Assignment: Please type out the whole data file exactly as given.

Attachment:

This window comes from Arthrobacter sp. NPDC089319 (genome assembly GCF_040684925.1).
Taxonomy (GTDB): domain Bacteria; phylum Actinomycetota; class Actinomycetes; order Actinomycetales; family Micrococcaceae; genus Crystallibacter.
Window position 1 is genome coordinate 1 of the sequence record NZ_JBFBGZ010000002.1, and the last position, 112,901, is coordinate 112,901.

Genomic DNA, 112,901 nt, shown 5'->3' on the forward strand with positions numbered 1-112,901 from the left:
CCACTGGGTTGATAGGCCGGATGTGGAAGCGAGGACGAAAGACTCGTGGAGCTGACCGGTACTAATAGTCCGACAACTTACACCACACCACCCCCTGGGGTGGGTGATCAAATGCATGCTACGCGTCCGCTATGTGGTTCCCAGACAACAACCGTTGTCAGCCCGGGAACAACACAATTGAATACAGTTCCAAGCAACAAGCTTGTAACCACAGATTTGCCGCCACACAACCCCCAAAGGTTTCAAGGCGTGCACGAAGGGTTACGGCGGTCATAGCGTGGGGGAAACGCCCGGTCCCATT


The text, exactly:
This window comes from Arthrobacter sp. NPDC089319 (genome assembly GCF_040684925.1).
Taxonomy (GTDB): domain Bacteria; phylum Actinomycetota; class Actinomycetes; order Actinomycetales; family Micrococcaceae; genus Crystallibacter.
Window position 1 is genome coordinate 1 of the sequence record NZ_JBFBGZ010000002.1, and the last position, 112,901, is coordinate 112,901.

Genomic DNA, 112,901 nt, shown 5'->3' on the forward strand with positions numbered 1-112,901 from the left:
CCACTGGGTTGATAGGCCGGATGTGGAAGCGAGGACGAAAGACTCGTGGAGCTGACCGGTACTAATAGTCCGACAACTTACACCACACCACCCCCTGGGGTGGGTGATCAAATGCATGCTACGCGTCCGCTATGTGGTTCCCAGACAACAACCGTTGTCAGCCCGGGAACAACACAATTGAATACAGTTCCAAGCAACAAGCTTGTAACCACAGATTTGCCGCCACACAACCCCCAAAGGTTTCAAGGCGTGCACGAAGGGTTACGGCGGTCATAGCGTGGGGGAAACGCCCGGTCCCATT